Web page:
Several people's blogs have appeared recently in the planet with the different points of view on the different candidates and various rants regarding the DPL office - Well... This time I have not yet been able even to read the platforms of the different candidates (of course, I plan on doing it quite soon), but I follow the posts on the subject with interest. The most interesting post so far is Martin Michlmayr's - Of course, being an ex-DPL, there are important experiences he has that few people do. A couple of days ago I was talking with one of the candidates with whom I have talked and worked in the past. My main gripe with the whole process is that, although as a project we need a leader, an easily identifiable single contact person who knows the teams, knows the people and can speak on the project's behalf, I have not seen much being done by the past DPLs towards the inside of the project. Of course, it's easy to bitch around when I sit in the comfortable silent majority most of the time - Currently I am devoting quite less time and effort to Debian than what I should, although it is true that setting up Debconf6 in Oaxtepec takes a _lot_ of time and that it will facilitate much more interaction between Debian people (which is good for the project) than me working more and better on my packages and on doing interesting team work. Maybe something that would make me to vote for somebody, more than the most coherent and best written platforms, is for the candidate to admit the lack of importance of the role to most of the project - or to defend how to make it again a leadership position. Following Martin's post, maybe we do need a Bruce-like leader who tells us what to do and drives the project. Or maybe not, maybe we could do better with reducing the importance of the post towards the inside and emphasizing it's mostly a confidence vote for somebody to speak on behalf of us all. And even this would be difficult, as a sad flame in debian-private some months ago reminds us that nobody can speak on behalf os the whole project because somebody might be offended by the viewpoint taken by the official? I am no big believer in democracies. I do think that sticking to much to a democratic constitution (where democracies are very scarce in the Free Software world, where projects tend to have benevolent dictators grown by meritocracy instead of democratically elected) and allowing everybody to voice too much the same opinion in our regular flamewars has lead Debian to the communications swamp it is right now. We do have very effective small teams (quoting Andreas Schuldei' term for the phenomenon that seems to work best and appear naturally in our project), integration between teams is quite good... But having 1000+ people sitting in a big room and shouting at each other is plainly not fun. Maybe we should stop pretending that there is no cabal (forgod'ssake...) and admit that there is and it works, and we (the drones) implement Their decisions? Nah... That sounds it would only create more flamewars. But seriously: Towards the inside, do we need a leader? Have we ever used it?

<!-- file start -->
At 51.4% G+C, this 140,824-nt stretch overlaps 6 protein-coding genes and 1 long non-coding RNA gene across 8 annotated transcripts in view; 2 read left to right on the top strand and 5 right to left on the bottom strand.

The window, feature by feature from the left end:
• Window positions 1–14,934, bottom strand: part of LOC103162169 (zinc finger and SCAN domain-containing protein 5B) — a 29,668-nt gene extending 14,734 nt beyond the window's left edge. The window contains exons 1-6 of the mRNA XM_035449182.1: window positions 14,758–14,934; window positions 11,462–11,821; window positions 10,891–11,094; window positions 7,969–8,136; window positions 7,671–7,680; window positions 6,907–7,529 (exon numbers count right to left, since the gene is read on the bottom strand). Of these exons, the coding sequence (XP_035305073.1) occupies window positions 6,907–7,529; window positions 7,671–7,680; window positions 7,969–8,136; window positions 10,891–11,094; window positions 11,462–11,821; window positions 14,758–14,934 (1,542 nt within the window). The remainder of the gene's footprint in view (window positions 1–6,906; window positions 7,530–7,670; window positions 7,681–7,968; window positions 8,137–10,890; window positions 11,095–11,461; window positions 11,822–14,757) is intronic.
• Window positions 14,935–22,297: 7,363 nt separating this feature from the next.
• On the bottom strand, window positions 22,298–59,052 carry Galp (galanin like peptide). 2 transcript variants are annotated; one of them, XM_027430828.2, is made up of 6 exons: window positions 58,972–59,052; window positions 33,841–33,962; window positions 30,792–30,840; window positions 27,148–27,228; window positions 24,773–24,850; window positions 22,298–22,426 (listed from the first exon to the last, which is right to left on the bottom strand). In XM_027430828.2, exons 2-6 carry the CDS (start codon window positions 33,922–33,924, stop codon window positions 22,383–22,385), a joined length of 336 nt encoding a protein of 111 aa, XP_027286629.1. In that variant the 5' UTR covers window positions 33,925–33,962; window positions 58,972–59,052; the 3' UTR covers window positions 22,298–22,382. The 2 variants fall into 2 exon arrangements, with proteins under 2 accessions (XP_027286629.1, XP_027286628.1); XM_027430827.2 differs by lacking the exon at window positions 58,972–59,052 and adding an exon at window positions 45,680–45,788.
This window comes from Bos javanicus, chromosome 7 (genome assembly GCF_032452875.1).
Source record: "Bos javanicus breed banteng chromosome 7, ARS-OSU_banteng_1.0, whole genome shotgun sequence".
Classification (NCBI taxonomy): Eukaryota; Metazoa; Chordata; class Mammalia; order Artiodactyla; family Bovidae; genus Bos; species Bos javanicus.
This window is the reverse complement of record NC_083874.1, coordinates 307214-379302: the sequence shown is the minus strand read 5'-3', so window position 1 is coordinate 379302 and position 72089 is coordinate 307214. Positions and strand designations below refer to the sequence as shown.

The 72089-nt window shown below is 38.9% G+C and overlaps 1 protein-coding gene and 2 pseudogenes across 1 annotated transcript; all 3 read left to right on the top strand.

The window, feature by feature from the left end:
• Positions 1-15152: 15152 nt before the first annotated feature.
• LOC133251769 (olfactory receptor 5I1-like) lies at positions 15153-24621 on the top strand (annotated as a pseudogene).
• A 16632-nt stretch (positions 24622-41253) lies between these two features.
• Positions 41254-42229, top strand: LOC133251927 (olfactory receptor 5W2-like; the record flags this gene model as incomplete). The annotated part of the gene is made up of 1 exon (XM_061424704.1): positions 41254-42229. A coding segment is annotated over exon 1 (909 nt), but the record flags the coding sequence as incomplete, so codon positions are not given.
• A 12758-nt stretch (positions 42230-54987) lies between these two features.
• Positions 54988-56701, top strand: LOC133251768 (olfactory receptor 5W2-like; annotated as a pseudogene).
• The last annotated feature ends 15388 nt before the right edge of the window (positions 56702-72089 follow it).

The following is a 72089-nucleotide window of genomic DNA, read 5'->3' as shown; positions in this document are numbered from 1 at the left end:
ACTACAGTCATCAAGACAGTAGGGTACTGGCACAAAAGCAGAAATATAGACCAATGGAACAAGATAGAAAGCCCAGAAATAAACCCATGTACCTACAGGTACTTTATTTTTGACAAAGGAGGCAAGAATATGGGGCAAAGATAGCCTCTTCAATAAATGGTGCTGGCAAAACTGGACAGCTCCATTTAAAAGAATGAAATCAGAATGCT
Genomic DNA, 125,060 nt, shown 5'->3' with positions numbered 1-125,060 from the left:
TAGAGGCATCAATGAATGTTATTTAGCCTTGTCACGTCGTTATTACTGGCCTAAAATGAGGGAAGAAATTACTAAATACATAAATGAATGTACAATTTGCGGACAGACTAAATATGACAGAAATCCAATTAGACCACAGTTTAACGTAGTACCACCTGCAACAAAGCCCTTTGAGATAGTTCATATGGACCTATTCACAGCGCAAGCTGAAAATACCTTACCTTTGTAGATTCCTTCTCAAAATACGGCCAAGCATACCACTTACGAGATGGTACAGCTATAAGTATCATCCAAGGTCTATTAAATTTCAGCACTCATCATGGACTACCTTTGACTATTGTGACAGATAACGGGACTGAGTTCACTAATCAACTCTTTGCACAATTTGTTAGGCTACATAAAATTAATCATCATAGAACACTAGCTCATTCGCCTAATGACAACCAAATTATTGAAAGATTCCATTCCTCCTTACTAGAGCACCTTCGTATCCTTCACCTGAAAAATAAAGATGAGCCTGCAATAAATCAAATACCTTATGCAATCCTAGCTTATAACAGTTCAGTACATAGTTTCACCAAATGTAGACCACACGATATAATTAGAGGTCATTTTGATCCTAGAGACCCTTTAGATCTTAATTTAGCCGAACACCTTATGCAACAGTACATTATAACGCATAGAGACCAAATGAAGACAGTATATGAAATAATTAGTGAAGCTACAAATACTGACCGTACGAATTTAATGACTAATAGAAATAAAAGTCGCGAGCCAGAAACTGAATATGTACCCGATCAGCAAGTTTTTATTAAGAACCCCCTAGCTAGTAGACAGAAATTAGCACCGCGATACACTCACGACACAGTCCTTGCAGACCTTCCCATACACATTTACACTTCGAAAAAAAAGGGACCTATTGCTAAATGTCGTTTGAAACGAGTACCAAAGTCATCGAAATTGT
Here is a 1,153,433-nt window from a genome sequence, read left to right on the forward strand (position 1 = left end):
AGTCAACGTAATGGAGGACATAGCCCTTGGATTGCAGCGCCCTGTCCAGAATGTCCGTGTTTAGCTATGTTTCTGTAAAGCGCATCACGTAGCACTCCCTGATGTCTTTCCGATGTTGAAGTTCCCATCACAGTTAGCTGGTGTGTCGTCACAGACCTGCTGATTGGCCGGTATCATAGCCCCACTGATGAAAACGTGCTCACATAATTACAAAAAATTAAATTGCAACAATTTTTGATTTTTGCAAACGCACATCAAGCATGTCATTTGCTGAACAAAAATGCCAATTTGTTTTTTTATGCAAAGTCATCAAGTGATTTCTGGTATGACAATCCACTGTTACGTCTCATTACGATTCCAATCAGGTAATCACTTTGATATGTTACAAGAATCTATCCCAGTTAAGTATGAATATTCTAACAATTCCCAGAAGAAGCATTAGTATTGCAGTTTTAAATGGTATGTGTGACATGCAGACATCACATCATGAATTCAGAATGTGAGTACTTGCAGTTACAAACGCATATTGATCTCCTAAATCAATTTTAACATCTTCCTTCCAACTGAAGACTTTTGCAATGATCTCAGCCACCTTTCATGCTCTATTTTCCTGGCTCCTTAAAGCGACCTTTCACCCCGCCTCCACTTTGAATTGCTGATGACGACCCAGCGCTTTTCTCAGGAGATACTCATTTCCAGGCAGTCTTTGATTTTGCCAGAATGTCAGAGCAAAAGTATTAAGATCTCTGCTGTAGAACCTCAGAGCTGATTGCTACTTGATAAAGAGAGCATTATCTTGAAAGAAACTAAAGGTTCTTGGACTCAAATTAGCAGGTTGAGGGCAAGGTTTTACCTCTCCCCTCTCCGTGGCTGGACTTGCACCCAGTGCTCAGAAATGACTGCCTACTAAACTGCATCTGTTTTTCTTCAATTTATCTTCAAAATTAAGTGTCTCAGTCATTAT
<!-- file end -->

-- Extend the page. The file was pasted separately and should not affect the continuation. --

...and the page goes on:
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I just love this place...

Submitted by gwolf on Sun, 02/26/2006 - 23:41